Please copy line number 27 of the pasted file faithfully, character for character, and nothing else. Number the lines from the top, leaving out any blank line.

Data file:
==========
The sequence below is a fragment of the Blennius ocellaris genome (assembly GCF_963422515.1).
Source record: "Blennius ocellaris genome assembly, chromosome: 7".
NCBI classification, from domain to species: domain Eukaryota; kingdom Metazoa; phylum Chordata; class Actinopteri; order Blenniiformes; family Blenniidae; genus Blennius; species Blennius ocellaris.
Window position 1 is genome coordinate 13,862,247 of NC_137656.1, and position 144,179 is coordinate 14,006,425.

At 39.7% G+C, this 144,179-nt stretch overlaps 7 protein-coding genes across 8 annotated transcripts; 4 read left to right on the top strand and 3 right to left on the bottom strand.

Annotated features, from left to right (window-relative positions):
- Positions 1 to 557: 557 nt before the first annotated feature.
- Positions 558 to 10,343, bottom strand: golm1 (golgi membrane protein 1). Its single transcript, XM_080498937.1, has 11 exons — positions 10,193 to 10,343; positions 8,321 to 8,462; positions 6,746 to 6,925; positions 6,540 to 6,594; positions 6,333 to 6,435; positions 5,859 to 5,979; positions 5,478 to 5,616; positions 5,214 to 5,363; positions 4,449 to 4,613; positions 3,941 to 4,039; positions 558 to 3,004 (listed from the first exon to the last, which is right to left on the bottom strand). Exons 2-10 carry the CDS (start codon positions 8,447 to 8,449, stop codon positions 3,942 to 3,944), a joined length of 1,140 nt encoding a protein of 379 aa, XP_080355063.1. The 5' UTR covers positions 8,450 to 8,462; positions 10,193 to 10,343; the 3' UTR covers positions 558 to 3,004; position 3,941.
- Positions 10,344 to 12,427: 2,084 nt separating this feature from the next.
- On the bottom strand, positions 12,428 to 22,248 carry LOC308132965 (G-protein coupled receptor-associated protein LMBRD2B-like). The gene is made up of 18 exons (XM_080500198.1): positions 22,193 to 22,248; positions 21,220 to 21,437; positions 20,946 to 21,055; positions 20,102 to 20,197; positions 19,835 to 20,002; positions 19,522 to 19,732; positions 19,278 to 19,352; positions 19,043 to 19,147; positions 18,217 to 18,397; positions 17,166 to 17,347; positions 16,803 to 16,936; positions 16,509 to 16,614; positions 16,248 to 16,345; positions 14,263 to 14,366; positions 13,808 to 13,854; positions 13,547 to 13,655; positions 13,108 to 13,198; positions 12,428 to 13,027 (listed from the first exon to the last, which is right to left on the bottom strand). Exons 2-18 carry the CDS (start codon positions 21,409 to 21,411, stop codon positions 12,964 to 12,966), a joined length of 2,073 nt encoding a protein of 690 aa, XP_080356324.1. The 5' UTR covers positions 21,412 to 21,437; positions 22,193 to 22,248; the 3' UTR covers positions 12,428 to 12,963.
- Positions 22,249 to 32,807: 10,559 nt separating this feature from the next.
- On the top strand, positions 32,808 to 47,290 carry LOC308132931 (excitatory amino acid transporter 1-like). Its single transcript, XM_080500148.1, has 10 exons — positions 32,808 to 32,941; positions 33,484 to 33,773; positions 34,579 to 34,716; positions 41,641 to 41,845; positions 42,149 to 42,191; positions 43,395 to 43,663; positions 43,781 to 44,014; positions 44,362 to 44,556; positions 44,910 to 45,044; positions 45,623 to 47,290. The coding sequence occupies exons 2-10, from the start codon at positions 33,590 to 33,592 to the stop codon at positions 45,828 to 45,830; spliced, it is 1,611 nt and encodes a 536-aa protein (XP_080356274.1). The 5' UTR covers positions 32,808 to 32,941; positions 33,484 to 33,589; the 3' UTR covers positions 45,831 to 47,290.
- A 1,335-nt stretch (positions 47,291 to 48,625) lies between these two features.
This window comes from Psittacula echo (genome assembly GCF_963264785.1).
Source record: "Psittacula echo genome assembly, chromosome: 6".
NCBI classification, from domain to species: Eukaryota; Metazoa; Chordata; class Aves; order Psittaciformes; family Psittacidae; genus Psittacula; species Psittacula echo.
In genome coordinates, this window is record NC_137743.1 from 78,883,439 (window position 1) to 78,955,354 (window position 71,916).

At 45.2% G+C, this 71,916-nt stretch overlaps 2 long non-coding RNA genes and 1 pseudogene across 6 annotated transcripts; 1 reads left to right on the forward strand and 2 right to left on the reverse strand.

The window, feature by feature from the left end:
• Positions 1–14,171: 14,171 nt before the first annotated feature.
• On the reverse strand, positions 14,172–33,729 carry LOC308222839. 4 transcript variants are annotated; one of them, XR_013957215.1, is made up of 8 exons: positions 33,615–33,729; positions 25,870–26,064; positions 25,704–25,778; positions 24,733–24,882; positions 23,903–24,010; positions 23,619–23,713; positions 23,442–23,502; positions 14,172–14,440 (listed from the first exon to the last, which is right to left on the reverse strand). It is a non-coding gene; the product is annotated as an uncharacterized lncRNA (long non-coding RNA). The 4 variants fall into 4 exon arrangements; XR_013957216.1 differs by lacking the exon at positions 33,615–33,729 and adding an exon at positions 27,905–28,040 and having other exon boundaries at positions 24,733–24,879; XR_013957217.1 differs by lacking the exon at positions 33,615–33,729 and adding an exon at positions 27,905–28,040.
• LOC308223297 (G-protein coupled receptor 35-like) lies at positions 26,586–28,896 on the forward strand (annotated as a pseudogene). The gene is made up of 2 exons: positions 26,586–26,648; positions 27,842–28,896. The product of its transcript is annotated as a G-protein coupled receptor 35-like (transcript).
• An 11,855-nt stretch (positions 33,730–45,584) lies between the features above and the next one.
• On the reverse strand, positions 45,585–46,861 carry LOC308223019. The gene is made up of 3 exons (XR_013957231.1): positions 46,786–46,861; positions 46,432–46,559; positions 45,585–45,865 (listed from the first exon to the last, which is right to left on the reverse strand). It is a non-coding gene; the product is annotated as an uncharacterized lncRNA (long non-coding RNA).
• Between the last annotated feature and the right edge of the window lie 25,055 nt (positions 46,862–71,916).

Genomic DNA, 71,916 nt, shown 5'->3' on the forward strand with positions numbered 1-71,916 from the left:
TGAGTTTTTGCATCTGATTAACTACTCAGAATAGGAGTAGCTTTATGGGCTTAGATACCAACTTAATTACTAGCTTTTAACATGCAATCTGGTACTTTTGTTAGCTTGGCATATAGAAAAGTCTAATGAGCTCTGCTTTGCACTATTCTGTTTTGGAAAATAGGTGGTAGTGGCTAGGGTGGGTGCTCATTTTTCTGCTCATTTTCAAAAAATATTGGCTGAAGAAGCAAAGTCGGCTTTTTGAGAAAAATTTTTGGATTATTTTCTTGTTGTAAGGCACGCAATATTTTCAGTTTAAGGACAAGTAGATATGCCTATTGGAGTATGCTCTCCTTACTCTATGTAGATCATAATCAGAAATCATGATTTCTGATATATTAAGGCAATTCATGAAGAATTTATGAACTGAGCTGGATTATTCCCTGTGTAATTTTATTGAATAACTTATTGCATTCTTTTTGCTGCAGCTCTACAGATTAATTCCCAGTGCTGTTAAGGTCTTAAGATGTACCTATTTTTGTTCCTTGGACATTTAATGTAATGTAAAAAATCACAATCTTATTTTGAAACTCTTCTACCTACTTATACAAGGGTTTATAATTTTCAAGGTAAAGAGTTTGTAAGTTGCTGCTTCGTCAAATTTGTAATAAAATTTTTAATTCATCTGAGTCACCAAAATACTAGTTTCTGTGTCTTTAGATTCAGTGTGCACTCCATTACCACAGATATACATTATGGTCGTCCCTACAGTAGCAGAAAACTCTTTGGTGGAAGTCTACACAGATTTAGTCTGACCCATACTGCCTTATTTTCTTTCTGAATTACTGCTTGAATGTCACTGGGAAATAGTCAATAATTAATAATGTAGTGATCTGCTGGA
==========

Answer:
TGAGTTTTTGCATCTGATTAACTACTCAGAATAGGAGTAGCTTTATGGGCTTAGATACCAACTTAATTACTAGCTTTTAACATGCAATCTGGTACTTTTGTTAGCTTGGCATATAGAAAAGTCTAATGAGCTCTGCTTTGCACTATTCTGTTTTGGAAAATAGGTGGTAGTGGCTAGGGTGGGTGCTCATTTTTCTGCTCATTTTCAAAAAATATTGGCTGAAGAAGCAAAGTCGGCTTTTTGAGAAAAATTTTTGGATTATTTTCTTGTTGTAAGGCACGCAATATTTTCAGTTTAAGGACAAGTAGATATGCCTATTGGAGTATGCTCTCCTTACTCTATGTAGATCATAATCAGAAATCATGATTTCTGATATATTAAGGCAATTCATGAAGAATTTATGAACTGAGCTGGATTATTCCCTGTGTAATTTTATTGAATAACTTATTGCATTCTTTTTGCTGCAGCTCTACAGATTAATTCCCAGTGCTGTTAAGGTCTTAAGATGTACCTATTTTTGTTCCTTGGACATTTAATGTAATGTAAAAAATCACAATCTTATTTTGAAACTCTTCTACCTACTTATACAAGGGTTTATAATTTTCAAGGTAAAGAGTTTGTAAGTTGCTGCTTCGTCAAATTTGTAATAAAATTTTTAATTCATCTGAGTCACCAAAATACTAGTTTCTGTGTCTTTAGATTCAGTGTGCACTCCATTACCACAGATATACATTATGGTCGTCCCTACAGTAGCAGAAAACTCTTTGGTGGAAGTCTACACAGATTTAGTCTGACCCATACTGCCTTATTTTCTTTCTGAATTACTGCTTGAATGTCACTGGGAAATAGTCAATAATTAATAATGTAGTGATCTGCTGGA